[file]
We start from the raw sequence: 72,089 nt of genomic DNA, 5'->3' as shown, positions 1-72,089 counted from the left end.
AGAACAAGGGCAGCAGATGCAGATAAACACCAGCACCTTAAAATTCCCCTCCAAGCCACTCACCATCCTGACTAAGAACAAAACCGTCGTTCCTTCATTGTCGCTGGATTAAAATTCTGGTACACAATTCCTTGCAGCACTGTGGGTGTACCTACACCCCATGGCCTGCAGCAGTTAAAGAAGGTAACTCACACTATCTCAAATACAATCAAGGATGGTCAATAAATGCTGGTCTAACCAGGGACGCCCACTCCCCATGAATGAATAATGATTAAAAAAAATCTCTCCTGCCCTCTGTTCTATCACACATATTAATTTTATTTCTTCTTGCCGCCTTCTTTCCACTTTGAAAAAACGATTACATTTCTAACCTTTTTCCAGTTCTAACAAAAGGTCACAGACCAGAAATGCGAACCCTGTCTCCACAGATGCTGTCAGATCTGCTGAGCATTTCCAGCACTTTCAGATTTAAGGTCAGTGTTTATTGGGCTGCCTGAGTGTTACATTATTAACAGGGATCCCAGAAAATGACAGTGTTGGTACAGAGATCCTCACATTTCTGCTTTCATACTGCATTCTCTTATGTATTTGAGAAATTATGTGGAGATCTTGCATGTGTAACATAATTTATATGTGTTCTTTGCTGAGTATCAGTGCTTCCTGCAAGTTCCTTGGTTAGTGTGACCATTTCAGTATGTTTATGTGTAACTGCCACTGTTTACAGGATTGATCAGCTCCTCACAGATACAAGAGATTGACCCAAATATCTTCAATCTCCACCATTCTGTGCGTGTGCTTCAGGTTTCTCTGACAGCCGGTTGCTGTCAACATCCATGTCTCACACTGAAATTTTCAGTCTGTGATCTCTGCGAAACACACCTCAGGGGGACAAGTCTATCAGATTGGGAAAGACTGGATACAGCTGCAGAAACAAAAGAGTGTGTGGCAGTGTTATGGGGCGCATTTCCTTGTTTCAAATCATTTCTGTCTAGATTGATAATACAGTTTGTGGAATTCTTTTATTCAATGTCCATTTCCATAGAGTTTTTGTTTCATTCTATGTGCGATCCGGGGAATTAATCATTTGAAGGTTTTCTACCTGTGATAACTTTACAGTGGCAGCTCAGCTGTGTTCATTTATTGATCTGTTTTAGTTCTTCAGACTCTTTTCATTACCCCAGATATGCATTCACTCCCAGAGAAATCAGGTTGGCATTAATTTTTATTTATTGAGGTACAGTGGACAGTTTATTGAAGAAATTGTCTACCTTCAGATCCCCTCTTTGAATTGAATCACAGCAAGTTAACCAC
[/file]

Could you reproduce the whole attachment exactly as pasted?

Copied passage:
We start from the raw sequence: 72,089 nt of genomic DNA, 5'->3' as shown, positions 1-72,089 counted from the left end.
AGAACAAGGGCAGCAGATGCAGATAAACACCAGCACCTTAAAATTCCCCTCCAAGCCACTCACCATCCTGACTAAGAACAAAACCGTCGTTCCTTCATTGTCGCTGGATTAAAATTCTGGTACACAATTCCTTGCAGCACTGTGGGTGTACCTACACCCCATGGCCTGCAGCAGTTAAAGAAGGTAACTCACACTATCTCAAATACAATCAAGGATGGTCAATAAATGCTGGTCTAACCAGGGACGCCCACTCCCCATGAATGAATAATGATTAAAAAAAATCTCTCCTGCCCTCTGTTCTATCACACATATTAATTTTATTTCTTCTTGCCGCCTTCTTTCCACTTTGAAAAAACGATTACATTTCTAACCTTTTTCCAGTTCTAACAAAAGGTCACAGACCAGAAATGCGAACCCTGTCTCCACAGATGCTGTCAGATCTGCTGAGCATTTCCAGCACTTTCAGATTTAAGGTCAGTGTTTATTGGGCTGCCTGAGTGTTACATTATTAACAGGGATCCCAGAAAATGACAGTGTTGGTACAGAGATCCTCACATTTCTGCTTTCATACTGCATTCTCTTATGTATTTGAGAAATTATGTGGAGATCTTGCATGTGTAACATAATTTATATGTGTTCTTTGCTGAGTATCAGTGCTTCCTGCAAGTTCCTTGGTTAGTGTGACCATTTCAGTATGTTTATGTGTAACTGCCACTGTTTACAGGATTGATCAGCTCCTCACAGATACAAGAGATTGACCCAAATATCTTCAATCTCCACCATTCTGTGCGTGTGCTTCAGGTTTCTCTGACAGCCGGTTGCTGTCAACATCCATGTCTCACACTGAAATTTTCAGTCTGTGATCTCTGCGAAACACACCTCAGGGGGACAAGTCTATCAGATTGGGAAAGACTGGATACAGCTGCAGAAACAAAAGAGTGTGTGGCAGTGTTATGGGGCGCATTTCCTTGTTTCAAATCATTTCTGTCTAGATTGATAATACAGTTTGTGGAATTCTTTTATTCAATGTCCATTTCCATAGAGTTTTTGTTTCATTCTATGTGCGATCCGGGGAATTAATCATTTGAAGGTTTTCTACCTGTGATAACTTTACAGTGGCAGCTCAGCTGTGTTCATTTATTGATCTGTTTTAGTTCTTCAGACTCTTTTCATTACCCCAGATATGCATTCACTCCCAGAGAAATCAGGTTGGCATTAATTTTTATTTATTGAGGTACAGTGGACAGTTTATTGAAGAAATTGTCTACCTTCAGATCCCCTCTTTGAATTGAATCACAGCAAGTTAACCAC